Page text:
A workpiece processing system for processing workpieces having holes may be summarized as including a processing tool to process a workpiece having at least a first hole; an expansion assembly detachable physically coupled to the processing tool; at least one sensor responsive to a number of operational parameters of each of a number of operational cycles of processing respective ones of the holes in the number of workpieces; at least one nontransitory processor-readable medium; and at least one processor communicatively coupled to at least one nontransitory processor-readable medium and the at least one sensor, the at least one processor configured to cause storage of information to at least one nontransitory storage medium, the information indicative of characteristics of a number of manufacturing operations based on the sensed operational parameters, where the stored information represents a number of aspects of at least one of the processing or the materials and is stored to be retrievable on at least one of a hole-by-hole basis or a workpiece-by-workpiece basis.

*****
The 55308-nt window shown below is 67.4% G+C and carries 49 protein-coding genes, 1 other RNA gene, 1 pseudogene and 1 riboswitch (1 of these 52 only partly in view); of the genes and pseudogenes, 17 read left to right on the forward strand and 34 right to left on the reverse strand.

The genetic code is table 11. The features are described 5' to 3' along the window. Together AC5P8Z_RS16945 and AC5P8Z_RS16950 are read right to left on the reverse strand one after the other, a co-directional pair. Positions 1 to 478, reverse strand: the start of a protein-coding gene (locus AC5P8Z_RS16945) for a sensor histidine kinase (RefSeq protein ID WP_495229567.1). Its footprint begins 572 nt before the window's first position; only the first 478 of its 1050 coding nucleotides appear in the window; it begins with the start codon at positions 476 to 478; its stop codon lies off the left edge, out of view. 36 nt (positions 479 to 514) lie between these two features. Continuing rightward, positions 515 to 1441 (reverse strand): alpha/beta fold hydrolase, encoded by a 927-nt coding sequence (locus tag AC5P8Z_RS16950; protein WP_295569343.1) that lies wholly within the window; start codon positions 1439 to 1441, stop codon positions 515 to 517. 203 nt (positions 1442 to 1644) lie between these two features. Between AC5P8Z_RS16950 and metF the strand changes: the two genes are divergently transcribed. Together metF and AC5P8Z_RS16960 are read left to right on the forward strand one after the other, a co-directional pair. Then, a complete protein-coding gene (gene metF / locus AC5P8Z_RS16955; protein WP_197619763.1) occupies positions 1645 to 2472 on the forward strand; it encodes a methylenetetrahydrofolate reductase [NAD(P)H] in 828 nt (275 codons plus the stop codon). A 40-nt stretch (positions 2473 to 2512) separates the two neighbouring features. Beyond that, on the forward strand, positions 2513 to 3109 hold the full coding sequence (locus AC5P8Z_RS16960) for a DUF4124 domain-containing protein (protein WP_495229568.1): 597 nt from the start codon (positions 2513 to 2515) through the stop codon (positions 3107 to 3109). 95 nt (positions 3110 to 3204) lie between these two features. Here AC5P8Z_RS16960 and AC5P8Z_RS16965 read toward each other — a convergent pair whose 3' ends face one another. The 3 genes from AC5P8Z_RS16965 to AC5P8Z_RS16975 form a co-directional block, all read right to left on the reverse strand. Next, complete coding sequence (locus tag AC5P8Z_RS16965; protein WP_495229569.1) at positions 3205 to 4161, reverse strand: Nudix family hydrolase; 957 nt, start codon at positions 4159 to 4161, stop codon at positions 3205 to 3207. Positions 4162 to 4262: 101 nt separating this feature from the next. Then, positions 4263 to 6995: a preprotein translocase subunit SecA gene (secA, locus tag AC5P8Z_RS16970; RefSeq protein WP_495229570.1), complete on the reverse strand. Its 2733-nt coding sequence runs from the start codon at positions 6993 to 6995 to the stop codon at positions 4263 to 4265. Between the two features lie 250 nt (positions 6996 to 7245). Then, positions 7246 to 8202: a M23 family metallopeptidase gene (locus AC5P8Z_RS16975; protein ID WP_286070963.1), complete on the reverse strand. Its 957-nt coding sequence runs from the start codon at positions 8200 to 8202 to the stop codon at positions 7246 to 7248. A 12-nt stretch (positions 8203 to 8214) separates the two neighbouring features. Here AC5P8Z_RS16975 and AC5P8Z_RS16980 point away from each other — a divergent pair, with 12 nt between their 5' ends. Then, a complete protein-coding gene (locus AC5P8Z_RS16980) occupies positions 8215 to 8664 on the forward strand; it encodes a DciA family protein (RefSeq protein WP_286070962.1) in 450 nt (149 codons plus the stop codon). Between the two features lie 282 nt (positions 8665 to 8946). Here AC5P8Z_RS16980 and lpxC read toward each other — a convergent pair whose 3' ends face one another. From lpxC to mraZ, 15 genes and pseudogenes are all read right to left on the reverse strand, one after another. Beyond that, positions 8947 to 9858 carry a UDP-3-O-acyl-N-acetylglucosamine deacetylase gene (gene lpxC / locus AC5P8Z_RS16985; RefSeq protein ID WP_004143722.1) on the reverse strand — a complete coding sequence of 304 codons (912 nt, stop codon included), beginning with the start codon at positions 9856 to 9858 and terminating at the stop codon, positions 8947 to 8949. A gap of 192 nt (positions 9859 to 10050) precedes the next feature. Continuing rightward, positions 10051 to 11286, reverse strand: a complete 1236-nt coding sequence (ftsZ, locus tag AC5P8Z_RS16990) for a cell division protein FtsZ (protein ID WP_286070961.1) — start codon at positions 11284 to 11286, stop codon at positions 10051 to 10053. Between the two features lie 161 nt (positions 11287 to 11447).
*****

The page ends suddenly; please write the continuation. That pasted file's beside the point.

The at least one sensor may be responsive to at least one of an applied force, a reaction force resulting from the applied force or an applied pressure. The at least one sensor may be positioned to sense pressure at least proximate a piston of the processing tool. The at least one sensor may be responsive to at least one of a position or an amount of travel of a drive member. The at least one sensor may be responsive to at least one of the position or the amount of travel of the drive member of the processing tool or a consumable expansion component physically detachably coupled to the processing tool. The at least one processor may be further configured to determine a value indicative of a yield strength of a material based at least in part on the sensed operational parameters, and to cause storage of information to at least one nontransitory storage medium including causing storage of information indicative of the determined yield strength of the material retrievable on at least one of a hole-by-hole basis or a workpiece-by-workpiece basis. To determine the value indicative of a yield strength of a material based at least in part on the sensed operational parameters the at least one processor may determine an inflection between a first portion of a response relationship and a second portion of the response relationship by the at least one processor, the response relationship being a function of a value indicative of one of the position of or the distance of travel of the drive member relative to a value indicative of one of the pressure, the reaction force, or the applied force over at least a portion of an operational cycle for the first hole. The at least one sensor may be positioned to sense the reaction force resulting from contact directly or indirectly with an interior surface of a respective one of the holes, and the at least one processor may be further configured to: detect an increase in the reaction force resulting from an initial contact of the segments directly or indirectly with the interior surface of the respective hole; determine an initial size of the respective hole in the workpiece based at least in part on the detection of the increase in reaction force; and cause storage of information to at least one nontransitory storage medium, including causing storage of information indicative of the determined initial size of the respective hole retrievable on at least one of a hole-by-hole basis or a workpiece-by-workpiece basis.